About Me

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Atlanta, GA, United States
When I suffered a lip injury that ended my career as a classical trombonist, I thought my life as a musician was finished, but I fell in love with music all over again when Santa gave me a guitar for Christmas in 2003. Even as I was struggling with my first chords, I was planning a new performance career. As a trombonist, I performed with the Heritage of America Band at Langley Air Force Base, the Ohio Light Opera, and in pick-up bands for touring acts that included Rosemary Clooney, George Burns, and the Manhattan Transfer. Reborn as a jazz guitarist, I sing and play my own solo arrangements of jazz classics, am half of the Godfrey and Guy duo, and hold the guitar chair in the Sentimental Journey Orchestra. I have been a freelance music copyist since 1995 and have been music director at Northwest Unitarian Universalist Congregation since 2011.

Monday, December 10, 2012

Creating My Own Gigs

This December has been a great month for gigs, and surprisingly, January is nearly booked as well. In general, I'm finding that I'm booked for a gig on any given weekend each month. There is a downside to this…well, not exactly a downside. I play with a few different people, and I've had to learn a different set of music for nearly every show this month. Even though I'm playing mostly Christmas music, I'm playing the same songs in different keys, different tempos, and different styles. This is a great way to learn to be flexible and expand my horizons, but it's also a lot of work to keep up with. With limited preparation time, I feel like I've had barely enough time to do an adequate job for any given show.

The upside to this is that I feel that I've become a better overall guitar player over the past few weeks. The downside is that I feel scattered and unfocused.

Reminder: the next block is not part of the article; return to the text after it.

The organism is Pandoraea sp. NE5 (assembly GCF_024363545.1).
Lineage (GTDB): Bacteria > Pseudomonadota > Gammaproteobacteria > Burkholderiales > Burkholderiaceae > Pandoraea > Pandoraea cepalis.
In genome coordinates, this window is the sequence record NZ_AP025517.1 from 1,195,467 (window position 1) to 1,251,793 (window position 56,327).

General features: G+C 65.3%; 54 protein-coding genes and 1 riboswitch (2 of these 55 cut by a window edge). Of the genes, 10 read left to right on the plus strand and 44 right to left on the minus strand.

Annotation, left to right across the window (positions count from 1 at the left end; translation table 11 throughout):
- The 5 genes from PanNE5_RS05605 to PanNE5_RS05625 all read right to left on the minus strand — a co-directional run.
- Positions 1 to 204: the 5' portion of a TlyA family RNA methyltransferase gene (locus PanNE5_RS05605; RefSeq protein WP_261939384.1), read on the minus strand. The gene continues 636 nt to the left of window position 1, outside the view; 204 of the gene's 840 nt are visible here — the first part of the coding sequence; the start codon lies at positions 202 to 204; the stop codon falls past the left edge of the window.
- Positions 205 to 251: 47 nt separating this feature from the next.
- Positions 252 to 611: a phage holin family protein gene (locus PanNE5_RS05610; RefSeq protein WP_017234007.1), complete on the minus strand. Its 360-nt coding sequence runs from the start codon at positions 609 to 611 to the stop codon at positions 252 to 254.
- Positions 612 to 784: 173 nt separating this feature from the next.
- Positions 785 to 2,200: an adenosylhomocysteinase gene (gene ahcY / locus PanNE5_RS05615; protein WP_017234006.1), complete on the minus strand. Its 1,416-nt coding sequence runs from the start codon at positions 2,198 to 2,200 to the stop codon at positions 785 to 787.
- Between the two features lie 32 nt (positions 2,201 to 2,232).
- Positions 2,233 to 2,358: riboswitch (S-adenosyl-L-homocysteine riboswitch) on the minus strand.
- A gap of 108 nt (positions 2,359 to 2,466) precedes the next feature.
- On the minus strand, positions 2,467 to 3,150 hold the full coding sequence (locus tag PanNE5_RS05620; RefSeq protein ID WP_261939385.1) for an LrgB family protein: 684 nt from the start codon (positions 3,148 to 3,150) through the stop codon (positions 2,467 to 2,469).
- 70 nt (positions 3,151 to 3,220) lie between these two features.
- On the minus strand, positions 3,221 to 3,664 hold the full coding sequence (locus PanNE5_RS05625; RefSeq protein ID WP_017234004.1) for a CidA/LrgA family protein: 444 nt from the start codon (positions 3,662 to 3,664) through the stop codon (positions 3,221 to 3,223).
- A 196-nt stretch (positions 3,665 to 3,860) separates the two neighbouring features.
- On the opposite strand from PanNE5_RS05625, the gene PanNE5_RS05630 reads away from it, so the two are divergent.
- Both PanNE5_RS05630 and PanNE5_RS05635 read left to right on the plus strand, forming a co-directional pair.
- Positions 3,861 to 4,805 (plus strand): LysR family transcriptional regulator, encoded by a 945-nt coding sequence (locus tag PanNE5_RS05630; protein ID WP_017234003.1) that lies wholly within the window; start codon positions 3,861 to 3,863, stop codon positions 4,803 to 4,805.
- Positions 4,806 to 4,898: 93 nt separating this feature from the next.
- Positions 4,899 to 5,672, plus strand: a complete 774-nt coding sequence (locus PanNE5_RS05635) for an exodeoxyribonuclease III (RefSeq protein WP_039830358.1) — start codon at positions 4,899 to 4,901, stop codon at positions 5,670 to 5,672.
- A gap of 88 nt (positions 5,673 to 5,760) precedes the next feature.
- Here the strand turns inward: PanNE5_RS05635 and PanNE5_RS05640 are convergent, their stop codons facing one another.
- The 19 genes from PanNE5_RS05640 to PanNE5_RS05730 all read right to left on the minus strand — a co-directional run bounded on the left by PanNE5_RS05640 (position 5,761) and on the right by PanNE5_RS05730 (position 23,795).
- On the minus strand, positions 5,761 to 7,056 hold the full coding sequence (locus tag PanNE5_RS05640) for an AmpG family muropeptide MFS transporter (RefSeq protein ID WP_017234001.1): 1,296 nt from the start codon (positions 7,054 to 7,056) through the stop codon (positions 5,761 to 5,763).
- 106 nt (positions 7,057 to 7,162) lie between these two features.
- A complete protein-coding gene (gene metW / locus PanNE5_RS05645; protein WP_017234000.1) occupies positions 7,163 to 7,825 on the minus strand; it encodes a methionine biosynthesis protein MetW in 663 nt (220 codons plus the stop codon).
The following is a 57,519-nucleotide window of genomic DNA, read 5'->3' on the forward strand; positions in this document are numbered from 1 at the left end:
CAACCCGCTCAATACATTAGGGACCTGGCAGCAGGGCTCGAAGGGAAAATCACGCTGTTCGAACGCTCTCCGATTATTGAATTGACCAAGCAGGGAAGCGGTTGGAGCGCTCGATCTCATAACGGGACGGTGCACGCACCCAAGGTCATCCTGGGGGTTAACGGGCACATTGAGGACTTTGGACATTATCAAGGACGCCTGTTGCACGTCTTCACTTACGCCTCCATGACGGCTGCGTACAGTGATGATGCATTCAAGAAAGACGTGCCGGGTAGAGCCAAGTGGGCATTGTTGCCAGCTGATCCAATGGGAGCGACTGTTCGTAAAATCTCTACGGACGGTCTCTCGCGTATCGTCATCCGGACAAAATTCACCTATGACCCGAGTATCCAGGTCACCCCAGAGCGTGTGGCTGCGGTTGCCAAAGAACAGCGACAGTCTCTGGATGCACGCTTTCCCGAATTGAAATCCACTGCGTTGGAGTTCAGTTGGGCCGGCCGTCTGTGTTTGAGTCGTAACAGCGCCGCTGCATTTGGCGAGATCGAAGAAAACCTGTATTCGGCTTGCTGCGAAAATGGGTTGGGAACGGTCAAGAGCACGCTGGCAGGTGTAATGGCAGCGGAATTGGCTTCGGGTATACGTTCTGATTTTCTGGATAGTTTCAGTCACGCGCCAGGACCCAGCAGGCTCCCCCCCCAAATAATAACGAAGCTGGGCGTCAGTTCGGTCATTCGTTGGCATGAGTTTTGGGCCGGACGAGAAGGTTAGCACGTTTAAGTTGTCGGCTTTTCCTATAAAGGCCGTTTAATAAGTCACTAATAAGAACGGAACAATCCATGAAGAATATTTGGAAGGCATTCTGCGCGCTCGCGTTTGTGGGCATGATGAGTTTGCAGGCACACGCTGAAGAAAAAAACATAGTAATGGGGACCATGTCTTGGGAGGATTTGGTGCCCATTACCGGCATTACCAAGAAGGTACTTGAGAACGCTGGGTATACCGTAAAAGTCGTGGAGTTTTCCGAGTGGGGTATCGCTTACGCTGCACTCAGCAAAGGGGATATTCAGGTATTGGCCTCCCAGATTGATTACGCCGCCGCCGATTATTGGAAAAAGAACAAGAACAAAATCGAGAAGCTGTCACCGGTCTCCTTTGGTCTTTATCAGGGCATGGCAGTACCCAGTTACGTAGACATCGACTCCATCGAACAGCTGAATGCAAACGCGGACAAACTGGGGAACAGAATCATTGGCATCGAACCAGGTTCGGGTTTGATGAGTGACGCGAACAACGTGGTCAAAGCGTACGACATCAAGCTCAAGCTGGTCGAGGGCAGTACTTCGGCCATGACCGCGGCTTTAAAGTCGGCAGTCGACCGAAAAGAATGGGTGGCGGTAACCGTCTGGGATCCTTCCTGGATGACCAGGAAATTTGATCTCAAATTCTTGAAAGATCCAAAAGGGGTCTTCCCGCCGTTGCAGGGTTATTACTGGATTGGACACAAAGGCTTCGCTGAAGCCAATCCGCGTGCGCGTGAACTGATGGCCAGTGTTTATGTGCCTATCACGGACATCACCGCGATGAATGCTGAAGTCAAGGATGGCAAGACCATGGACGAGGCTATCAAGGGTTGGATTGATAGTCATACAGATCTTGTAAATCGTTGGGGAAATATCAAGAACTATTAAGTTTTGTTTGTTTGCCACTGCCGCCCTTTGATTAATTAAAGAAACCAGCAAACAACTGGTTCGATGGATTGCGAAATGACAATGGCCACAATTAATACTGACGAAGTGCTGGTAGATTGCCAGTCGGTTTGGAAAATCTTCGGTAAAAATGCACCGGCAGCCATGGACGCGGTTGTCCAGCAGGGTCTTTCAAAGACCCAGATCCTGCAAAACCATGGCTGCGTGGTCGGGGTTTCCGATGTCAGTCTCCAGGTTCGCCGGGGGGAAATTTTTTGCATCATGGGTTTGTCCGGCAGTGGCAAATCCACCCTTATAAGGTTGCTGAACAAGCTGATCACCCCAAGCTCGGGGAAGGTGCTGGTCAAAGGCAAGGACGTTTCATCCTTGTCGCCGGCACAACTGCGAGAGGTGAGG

Next year, rather than play a bunch of different gigs over the holidays, I'd like to create a show that I can either take to different venues or play in one place for a holiday run. I would like to make a transition from playing restaurant and corporate gigs to putting shows together…creating my own gigs. Most musicians are doing what I'm doing now, chasing after the same types of gigs. By creating my own shows, I could collaborate with other types of artists and expand my possibilities. I'm sure this would take more effort on my part, but I think it would be worth it.

The reason I'm thinking about a holiday show for next year is that it gives me plenty of time to kick around some ideas, and it would be probably be easier to create and promote a Christmas show for starters. After that, I could start developing other types of shows. I imagine that I would begin with only one or two shows a year. After gaining experience and developing a network of collaborators and contacts, maybe I could do more.

For now, I just want to get through December. Starting in January, I'll start kicking around ideas. We'll see what happens!

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